Beníano

Rio Béni, Bolivia
Varietal / genotype Béniano
Grade Wild Harvested
Origin Rio Béni, circa Estate Tranquilidad, Huarcaraje, Iténez Province, Bolivia
Harvester(s) the Cambas community
Characteristics Tree Density: tall & relatively dense in patches of half hectares; close as 5 to 10 meters apart; scattered individuals throughout the entire forest… the 300 hectares of Tranquilidad Estate host approximately 10,000 of these trees
Soil: alluvial deep sandy
Pod size / shape / shade / scent: baby small as a mango / elongate with short apex / yellow / …
Seed # / pod: 28 – 42
Weight: light; .5 to .7 grams per seed
Lipid content: 56 – 58%
Flavor Profile: Fruits / Flowers
Historicity: For centuries Béniano cacáo has been revered by pre-Columbian cultures, as well as European explorers.
Seasonal flooding from the Madeira & Guaporé rivers forming the Bolivia / Brazil border primarily accounts for these isle wetlands. In the wake of such floods, early peoples may have then built irrigation systems to sustain them.
Multi-trunked trees also indicate some antiquity (see photo gallery above). Those come about when the mother tree dies & young shoots bloom at differing successive years over the course of the tree’s life & clump together.
Additional importance lies in Beniano being Witches Broom-tolerant — a disease & one of cacáo’s mortal enemies.
Landmarked 2016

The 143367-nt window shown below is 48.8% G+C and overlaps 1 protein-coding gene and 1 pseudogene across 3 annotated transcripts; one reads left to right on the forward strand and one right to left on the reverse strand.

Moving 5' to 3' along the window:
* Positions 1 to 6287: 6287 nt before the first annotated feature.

Analysis reveals that Tranquilidad samples are related to the new cluster of cacao found on the Béni River. This population is new & there are no clones of this type in any int’l GeneBanks. — Dr. Lyndel W. Meinhardt,  Ph.D., Geneticist, USDA

Primary Flavor Profile:
Fruit
Floral
Cocoa
tiny seeds = BIG flavor… mellow complex of chocolate nuts ‘n honey -> aged black fruit (fig, Empress plum, pomegranate, currant) -> mildly condensed tannins (chicory) -> Bolivian fuchsia -> stringent lime to liken young Scotch

The ancient Beníano genotype. Homogeneous inbreed whose multi-trunked trees come about when the mother dies & young shoots bloom at differing successive years over the course of the tree’s life & clump together.

Of the highest pedigree. Archetypal really. One of the greatest heritage cacáos of all-time…

For centuries Beníano cacáo has been revered by pre-Columbian cultures, then European explorers. Cited by the early Western chocolate-critic — Fr. Francis Xavier Eder in the 1700s — as best among all, including the fabled Criollos of the Maya. Unless you’re the age of Methusaleh or old as diamonds you’ve probably had nothing like it.

Harvested on moat “islands” in the Bení River. Locals call them chocolatal (“place where cacáo grows”). Some 30 such chocolatals dot the river, ranging from 2 to 12 acres.

Seasonal flooding from the Madeira & Guaporé rivers forming the Bolivia / Brazil border primarily accounts for these isle wetlands. In the wake of such floods, early peoples may have then built irrigation systems to sustain them.

Additional importance lies in Beníano being Witches Broom-tolerant — a disease & one of cacáo’s mortal enemies.

Re-introduced to the modern world by pioneer Volker Lehmann – chocolate’s real-life Indiana Jones-meets-Fitzcarraldo. His the 1st single-origin AND single-variety wild cacáo Gran Cru bar. He coordinates wild harvest collection with local indigenous families (mainly Cambas & Moxetenes).

A genuine 3-dimension ecosystem based on the triple pillars of environment / economics / social engagement.

As such, Landmark Wild Chocolate Reserve™ positions the renowned Beníano cacáo as a cornerstone.